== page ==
In August 2020 I visited Kota Lama Kanan, now a peaceful kampung. Kota Lama Kiri is on the other side of the Perak River. A cannon is the only remnant of the battle.

    Until a few weeks ago this was what I knew about the Battle of Kota Lama. Then Marianne Pillai, a friend of mine with an interest in heritage, sent me a link to an article about Captain Speedy, published in the Singapore Daily Times of 17 April 1878. Speedy, after years of being thwarted by the Straits Government had, had finally resigned and left the Malay Peninsula in December 1877. The article is a fierce defence of Captain Speedy. Here is the article outlined in red.

    Not easy to read, I converted the text into a readable format and wrote a separate post about it : In defense of Captain Speedy where I also add some comments.

    The description in the article does not differ a lot from the one given by Gullick in his book, with a few exceptions. One of them is the description of the battle of Kota Lama. The description given by Gullick is short: Speedy is in charge of the political side of the operation. According to the article the situation is much more complicated.

    Captain Speedy was actually against an attack on Kota Lama. They might be notorious people, cattle-stealers and robbers, but they had nothing to do with the killing of Birch. However, Brigadier General Ross, who was cross with Speedy (Gullick p 68-69), forced him to join the expedition.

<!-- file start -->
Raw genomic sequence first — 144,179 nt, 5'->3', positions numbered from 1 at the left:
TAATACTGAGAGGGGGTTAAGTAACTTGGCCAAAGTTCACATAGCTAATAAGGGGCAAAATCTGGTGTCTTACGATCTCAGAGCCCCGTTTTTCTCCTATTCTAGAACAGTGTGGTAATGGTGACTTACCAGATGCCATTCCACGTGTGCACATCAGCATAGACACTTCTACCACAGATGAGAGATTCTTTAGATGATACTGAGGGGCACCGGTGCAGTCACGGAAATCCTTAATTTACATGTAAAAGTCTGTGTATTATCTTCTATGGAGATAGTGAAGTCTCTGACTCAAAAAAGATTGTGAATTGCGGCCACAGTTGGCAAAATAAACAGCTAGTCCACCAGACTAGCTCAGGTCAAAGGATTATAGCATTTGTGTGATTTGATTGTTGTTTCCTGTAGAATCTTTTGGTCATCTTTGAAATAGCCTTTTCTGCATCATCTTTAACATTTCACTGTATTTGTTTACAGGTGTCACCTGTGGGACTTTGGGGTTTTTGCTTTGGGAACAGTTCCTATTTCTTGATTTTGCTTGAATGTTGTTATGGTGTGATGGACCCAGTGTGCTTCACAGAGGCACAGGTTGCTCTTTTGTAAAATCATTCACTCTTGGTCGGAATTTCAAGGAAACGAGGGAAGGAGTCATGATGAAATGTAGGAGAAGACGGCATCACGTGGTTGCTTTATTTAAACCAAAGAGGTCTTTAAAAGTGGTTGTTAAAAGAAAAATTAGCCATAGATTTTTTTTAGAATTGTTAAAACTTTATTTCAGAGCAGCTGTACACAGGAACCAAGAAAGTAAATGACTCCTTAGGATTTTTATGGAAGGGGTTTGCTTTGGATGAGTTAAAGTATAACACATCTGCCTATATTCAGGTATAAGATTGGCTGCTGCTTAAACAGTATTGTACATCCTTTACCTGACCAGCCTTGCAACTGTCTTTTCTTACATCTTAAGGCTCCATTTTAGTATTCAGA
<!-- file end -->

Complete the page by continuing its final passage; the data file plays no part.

The description of the expedition in the article is different from other reports I have seen. The main difference is that apparently there where TWO parts of Kota Lama, on both sides of the Perak river. Kota Lama Kiri on the left right bank and Kota Lama Kanan on the right left bank. (also nowadays there are two kampungs!). Therefore the British troops are split in two parts. Colonel Cox commanding the troops on the left bank with Maxwell as Commissioner, and Captain Speedy proceeding on the right bank.

    Captain Speedy, not being one of the Commissioners, and having been telegraphed for the previous evening from Larut to participate in the proceedings, saw no alternative before him but to submit; and was desired by the Brigadier General to accompany the party who were to advance along the right bank of the river. The troops who proceeded to the village on the left bank, were commanded by Colonel Cox, accompanied by Mr. W.E. Maxwell, Asst. Queen’s Commissioner, and the course which was pursued was as follows.

    Here is what happened in Kota Lama Kiri Kanan. A violent encounter! Gullick writes that Ross was disappointed not to have a fight. Might this fight have been provoked? The report below suggests it.